Steve Marsh
Steve Marsh CD Reviews, Guitar Magazine

Classical Guitar Magazine – October 2006 – CD Reviews

The Modern Guitar Trio

Vincent Lindsey-Clark: Sonata Melodica. Roland Gallery: Two Fusion Pieces. Roland Chadwick: The Wendy House

HomeFront Records HF0101

The Modern Guitar Trio comprises Roland Gallery, Vincent Lindsey-Clark (both formerly of the Segovia Guitar Trio) and Roland Chadwick; as well as all three of them being virtuoso guitarists, they also just happen to be extremely good composers in the own right. Their belief in their compositional abilities is reflected in their programmes which consist expressly of material written individually by all three players (a fact that they claim is unique in the ensemble field), therefore it is highly unlikely that a purchase of their recordings or an attendance at their recitals will bring forth well-known guitar-trio fare; speaking from personal experience (I saw them in concert at the Dillington Summer School in 2005), this is in no way a daunting prospect, their compositions are of the highest quality and are never less than entertaining.

The four-movement Sonata Melodica by Lindsey-Clark opens up proceedings in, as one would expect from the title, very lyrical fashion. The composer himself describes this composition as a celebration of melody and that it certainly is; tunes abound from every corner of this brilliant and exciting piece whether it be in the bright, vivacious sections or in the darker, moodier passages. It is altogether a highly rewarding work to listen to with a clear and uncomplicated texture concluding with a spirited Finale of uninhibited fun.

Roland Gallery’s contribution to this programme uses the word ‘fusion’ in the title due to the two works combining the elements from rock, jazz, classical and world music. The first one, titled Chameleon is an eight-minute work of varying moods and pace and cleverly uses the same thematic material in different guises – hence the title. The second piece, Fear of the Dark utilises the ‘jazz’ sound a little more than its counterpart and makes for another entertaining work.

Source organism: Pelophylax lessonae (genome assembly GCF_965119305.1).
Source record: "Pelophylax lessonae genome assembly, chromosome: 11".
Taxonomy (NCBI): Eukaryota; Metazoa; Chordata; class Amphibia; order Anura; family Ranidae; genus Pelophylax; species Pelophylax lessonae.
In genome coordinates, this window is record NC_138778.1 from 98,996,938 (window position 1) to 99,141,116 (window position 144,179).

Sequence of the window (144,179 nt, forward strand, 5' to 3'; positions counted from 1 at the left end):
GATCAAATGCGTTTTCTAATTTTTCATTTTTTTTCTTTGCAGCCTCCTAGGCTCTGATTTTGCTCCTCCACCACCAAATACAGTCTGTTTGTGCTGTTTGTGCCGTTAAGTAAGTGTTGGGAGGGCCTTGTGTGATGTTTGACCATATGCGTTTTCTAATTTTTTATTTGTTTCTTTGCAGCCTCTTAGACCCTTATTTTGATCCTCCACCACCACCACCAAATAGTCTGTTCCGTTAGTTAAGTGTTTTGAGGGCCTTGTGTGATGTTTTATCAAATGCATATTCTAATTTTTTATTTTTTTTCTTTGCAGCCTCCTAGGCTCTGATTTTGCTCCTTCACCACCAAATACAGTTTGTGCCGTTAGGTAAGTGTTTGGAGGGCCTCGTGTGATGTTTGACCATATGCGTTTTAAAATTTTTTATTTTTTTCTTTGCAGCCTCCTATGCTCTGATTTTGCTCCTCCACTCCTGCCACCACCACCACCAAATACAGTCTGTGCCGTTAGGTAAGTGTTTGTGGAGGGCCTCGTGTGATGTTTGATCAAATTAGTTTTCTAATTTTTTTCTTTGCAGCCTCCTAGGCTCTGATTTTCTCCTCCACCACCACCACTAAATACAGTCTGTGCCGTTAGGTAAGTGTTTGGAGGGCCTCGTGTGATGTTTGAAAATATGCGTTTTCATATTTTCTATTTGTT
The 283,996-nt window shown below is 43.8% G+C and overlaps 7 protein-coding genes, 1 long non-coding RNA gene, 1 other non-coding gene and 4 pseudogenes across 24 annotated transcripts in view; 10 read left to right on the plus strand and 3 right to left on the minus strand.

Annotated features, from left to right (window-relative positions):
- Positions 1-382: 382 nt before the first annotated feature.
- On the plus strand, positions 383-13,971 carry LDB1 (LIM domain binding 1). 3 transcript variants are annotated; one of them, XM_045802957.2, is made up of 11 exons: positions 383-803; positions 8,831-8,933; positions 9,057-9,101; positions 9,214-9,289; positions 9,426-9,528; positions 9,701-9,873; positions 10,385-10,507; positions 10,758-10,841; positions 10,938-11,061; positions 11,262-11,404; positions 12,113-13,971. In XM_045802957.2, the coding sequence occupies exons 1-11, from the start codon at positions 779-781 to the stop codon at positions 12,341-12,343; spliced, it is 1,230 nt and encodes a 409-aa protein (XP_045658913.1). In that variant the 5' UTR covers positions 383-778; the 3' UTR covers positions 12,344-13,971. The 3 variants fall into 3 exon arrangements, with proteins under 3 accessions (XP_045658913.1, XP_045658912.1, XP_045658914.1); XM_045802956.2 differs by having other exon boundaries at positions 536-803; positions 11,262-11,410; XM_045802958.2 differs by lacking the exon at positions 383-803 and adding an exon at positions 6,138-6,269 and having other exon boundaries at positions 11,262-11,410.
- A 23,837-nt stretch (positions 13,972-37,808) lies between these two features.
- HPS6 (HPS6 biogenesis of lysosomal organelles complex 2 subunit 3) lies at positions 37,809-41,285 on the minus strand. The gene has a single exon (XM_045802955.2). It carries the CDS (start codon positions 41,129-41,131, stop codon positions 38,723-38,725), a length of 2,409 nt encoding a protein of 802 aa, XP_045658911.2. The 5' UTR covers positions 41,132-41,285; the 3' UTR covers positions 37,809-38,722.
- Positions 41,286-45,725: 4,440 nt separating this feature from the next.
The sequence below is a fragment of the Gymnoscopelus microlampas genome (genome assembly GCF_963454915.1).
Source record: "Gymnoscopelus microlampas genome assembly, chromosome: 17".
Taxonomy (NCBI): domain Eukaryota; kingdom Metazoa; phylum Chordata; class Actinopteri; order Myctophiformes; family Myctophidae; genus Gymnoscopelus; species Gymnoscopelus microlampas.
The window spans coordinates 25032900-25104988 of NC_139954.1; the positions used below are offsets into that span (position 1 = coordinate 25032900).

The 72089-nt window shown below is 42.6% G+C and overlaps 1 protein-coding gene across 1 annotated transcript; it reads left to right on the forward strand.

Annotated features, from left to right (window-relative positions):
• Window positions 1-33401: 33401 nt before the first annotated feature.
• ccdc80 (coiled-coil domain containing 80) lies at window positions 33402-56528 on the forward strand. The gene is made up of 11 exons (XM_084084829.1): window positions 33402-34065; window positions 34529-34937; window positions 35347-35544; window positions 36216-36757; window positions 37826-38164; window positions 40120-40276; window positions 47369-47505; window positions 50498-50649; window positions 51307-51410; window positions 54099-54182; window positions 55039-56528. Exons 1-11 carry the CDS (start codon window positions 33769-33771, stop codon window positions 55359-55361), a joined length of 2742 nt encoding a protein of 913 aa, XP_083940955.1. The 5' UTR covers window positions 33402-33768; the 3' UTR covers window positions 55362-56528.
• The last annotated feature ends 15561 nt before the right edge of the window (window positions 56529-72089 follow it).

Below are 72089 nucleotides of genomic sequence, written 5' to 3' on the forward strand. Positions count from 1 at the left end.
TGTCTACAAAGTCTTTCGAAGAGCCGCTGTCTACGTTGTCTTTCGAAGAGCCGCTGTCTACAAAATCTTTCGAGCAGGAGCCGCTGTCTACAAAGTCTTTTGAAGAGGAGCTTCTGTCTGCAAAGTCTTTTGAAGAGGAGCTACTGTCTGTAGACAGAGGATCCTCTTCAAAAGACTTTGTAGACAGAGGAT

Good as the two preceding two pieces are, pride of place must go to Roland Chadwick’s emotive composition The Wendy House, a work written as a form of tribute to the composer’s disabled 47-year-old sister and a piece I have returned to time and again for further listenings. This five-movement composition contains some of the most beautifully evocative writing for guitar ensemble this reviewer has heard in many a day. After reading the story of Chadwick’s sister from the liner notes and then listening to this magical work I defy anyone not to be moved by the sheer poetry of this writing. In between the three slower movements are two contrasting ones consisting of a zany waltz and a highly charged, rhythmic piece, but it is in the slower passages where the composer shows his very real talent for composing extraordinarily attractive music. There is no overstatement, no pomposity or grand empty gestures; it is simply music for music’s sake. The Wendy House is a hugely enjoyable and extremely well written work for guitar trio and deserves to become a standard in the repertoire.

Virtuosity, power and sensitivity are matched by all three artists and here and there one hears shades of the sound world created by the legendary Presti-Lagoya duo in the phrasing and timbres used by this exciting trio.

So here are three extremely rewarding and out-of-the-mainstream works done with style in every department in a recording which is uniformly good and clear. These three pieces are all highly impressive and I strongly recommend this brilliant new release.

Steve Marsh

Chris Dumigan
Chris Dumigan CD Reviews, Guitar Magazine

Classical Guitar Magazine – January 2002 – CD Reviews – Excerpts

Roland Chadwick – The Revealing. Classical Guitar Magazine – January 2002

Letter from LA is different again, with a gently swaying first movement, a rhythmic lilting second movement that hits you and stays, an exotic and almost sensual third movement and a rollicking final movement with multiple strums and percussive effects throughout. A truly original and excitingly performed guitar trio which any established trio ought to seek out and try: the audience will love it!

I loved this CD from start to finish and provided you, the reader are not biased against anything not entirely traditional in style, then here is a CD that you will put on again and again. Every track is entirely different and yet every track is wonderful music. Go to your local shop and have a listen and then be prepared to spend your money on it.

Chris Dumigan